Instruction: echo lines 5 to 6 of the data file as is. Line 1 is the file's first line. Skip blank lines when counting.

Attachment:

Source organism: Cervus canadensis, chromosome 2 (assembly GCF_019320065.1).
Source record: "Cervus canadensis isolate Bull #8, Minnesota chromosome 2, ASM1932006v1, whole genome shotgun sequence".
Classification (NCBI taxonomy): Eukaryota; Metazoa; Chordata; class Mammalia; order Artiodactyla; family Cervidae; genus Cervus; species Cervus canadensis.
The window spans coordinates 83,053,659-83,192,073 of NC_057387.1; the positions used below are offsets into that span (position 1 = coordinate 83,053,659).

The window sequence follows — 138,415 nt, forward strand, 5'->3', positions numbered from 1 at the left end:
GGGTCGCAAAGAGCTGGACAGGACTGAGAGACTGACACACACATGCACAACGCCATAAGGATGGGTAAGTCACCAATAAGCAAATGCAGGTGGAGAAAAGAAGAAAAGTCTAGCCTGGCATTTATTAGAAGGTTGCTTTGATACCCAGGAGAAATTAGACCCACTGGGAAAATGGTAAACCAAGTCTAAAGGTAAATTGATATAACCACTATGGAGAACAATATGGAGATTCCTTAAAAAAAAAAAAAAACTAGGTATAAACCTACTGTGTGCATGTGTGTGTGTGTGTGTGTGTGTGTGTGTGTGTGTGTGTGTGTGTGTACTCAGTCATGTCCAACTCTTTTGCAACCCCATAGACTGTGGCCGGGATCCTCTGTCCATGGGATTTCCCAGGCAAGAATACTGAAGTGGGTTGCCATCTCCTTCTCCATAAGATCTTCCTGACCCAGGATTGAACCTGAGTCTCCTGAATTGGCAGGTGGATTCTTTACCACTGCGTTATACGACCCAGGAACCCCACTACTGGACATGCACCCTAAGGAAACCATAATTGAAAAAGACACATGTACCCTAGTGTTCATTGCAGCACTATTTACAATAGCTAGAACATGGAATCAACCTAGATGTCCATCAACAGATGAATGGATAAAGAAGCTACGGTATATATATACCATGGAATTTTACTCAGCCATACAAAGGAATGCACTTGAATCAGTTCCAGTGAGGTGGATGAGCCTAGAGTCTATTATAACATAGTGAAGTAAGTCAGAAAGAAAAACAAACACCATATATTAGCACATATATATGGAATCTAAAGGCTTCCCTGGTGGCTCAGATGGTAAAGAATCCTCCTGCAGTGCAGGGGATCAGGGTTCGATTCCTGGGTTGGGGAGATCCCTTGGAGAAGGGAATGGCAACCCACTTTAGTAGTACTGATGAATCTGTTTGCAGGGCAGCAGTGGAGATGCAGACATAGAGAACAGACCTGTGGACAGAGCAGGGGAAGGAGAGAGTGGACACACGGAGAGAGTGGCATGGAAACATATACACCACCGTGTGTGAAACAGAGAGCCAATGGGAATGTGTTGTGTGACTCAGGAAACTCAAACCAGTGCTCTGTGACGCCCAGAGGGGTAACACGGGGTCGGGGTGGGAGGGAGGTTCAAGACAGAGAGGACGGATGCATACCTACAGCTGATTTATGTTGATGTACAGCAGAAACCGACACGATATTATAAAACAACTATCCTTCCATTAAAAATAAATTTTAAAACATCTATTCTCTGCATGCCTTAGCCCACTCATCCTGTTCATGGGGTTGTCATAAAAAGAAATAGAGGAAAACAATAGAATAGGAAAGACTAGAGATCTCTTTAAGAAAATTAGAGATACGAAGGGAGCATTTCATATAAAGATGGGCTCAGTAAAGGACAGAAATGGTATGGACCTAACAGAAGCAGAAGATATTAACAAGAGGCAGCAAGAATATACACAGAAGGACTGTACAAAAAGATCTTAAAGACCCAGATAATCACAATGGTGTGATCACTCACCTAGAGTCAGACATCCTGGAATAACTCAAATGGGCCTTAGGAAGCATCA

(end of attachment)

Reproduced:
The window sequence follows — 138,415 nt, forward strand, 5'->3', positions numbered from 1 at the left end:
GGGTCGCAAAGAGCTGGACAGGACTGAGAGACTGACACACACATGCACAACGCCATAAGGATGGGTAAGTCACCAATAAGCAAATGCAGGTGGAGAAAAGAAGAAAAGTCTAGCCTGGCATTTATTAGAAGGTTGCTTTGATACCCAGGAGAAATTAGACCCACTGGGAAAATGGTAAACCAAGTCTAAAGGTAAATTGATATAACCACTATGGAGAACAATATGGAGATTCCTTAAAAAAAAAAAAAAACTAGGTATAAACCTACTGTGTGCATGTGTGTGTGTGTGTGTGTGTGTGTGTGTGTGTGTGTGTGTGTGTGTACTCAGTCATGTCCAACTCTTTTGCAACCCCATAGACTGTGGCCGGGATCCTCTGTCCATGGGATTTCCCAGGCAAGAATACTGAAGTGGGTTGCCATCTCCTTCTCCATAAGATCTTCCTGACCCAGGATTGAACCTGAGTCTCCTGAATTGGCAGGTGGATTCTTTACCACTGCGTTATACGACCCAGGAACCCCACTACTGGACATGCACCCTAAGGAAACCATAATTGAAAAAGACACATGTACCCTAGTGTTCATTGCAGCACTATTTACAATAGCTAGAACATGGAATCAACCTAGATGTCCATCAACAGATGAATGGATAAAGAAGCTACGGTATATATATACCATGGAATTTTACTCAGCCATACAAAGGAATGCACTTGAATCAGTTCCAGTGAGGTGGATGAGCCTAGAGTCTATTATAACATAGTGAAGTAAGTCAGAAAGAAAAACAAACACCATATATTAGCACATATATATGGAATCTAAAGGCTTCCCTGGTGGCTCAGATGGTAAAGAATCCTCCTGCAGTGCAGGGGATCAGGGTTCGATTCCTGGGTTGGGGAGATCCCTTGGAGAAGGGAATGGCAACCCACTTTAGTAGTACTGATGAATCTGTTTGCAGGGCAGCAGTGGAGATGCAGACATAGAGAACAGACCTGTGGACAGAGCAGGGGAAGGAGAGAGTGGACACACGGAGAGAGTGGCATGGAAACATATACACCACCGTGTGTGAAACAGAGAGCCAATGGGAATGTGTTGTGTGACTCAGGAAACTCAAACCAGTGCTCTGTGACGCCCAGAGGGGTAACACGGGGTCGGGGTGGGAGGGAGGTTCAAGACAGAGAGGACGGATGCATACCTACAGCTGATTTATGTTGATGTACAGCAGAAACCGACACGATATTATAAAACAACTATCCTTCCATTAAAAATAAATTTTAAAACATCTATTCTCTGCATGCCTTAGCCCACTCATCCTGTTCATGGGGTTGTCATAAAAAGAAATAGAGGAAAACAATAGAATAGGAAAGACTAGAGATCTCTTTAAGAAAATTAGAGATACGAAGGGAGCATTTCATATAAAGATGGGCTCAGTAAAGGACAGAAATGGTATGGACCTAACAGAAGCAGAAGATATTAACAAGAGGCAGCAAGAATATACACAGAAGGACTGTACAAAAAGATCTTAAAGACCCAGATAATCACAATGGTGTGATCACTCACCTAGAGTCAGACATCCTGGAATAACTCAAATGGGCCTTAGGAAGCATCA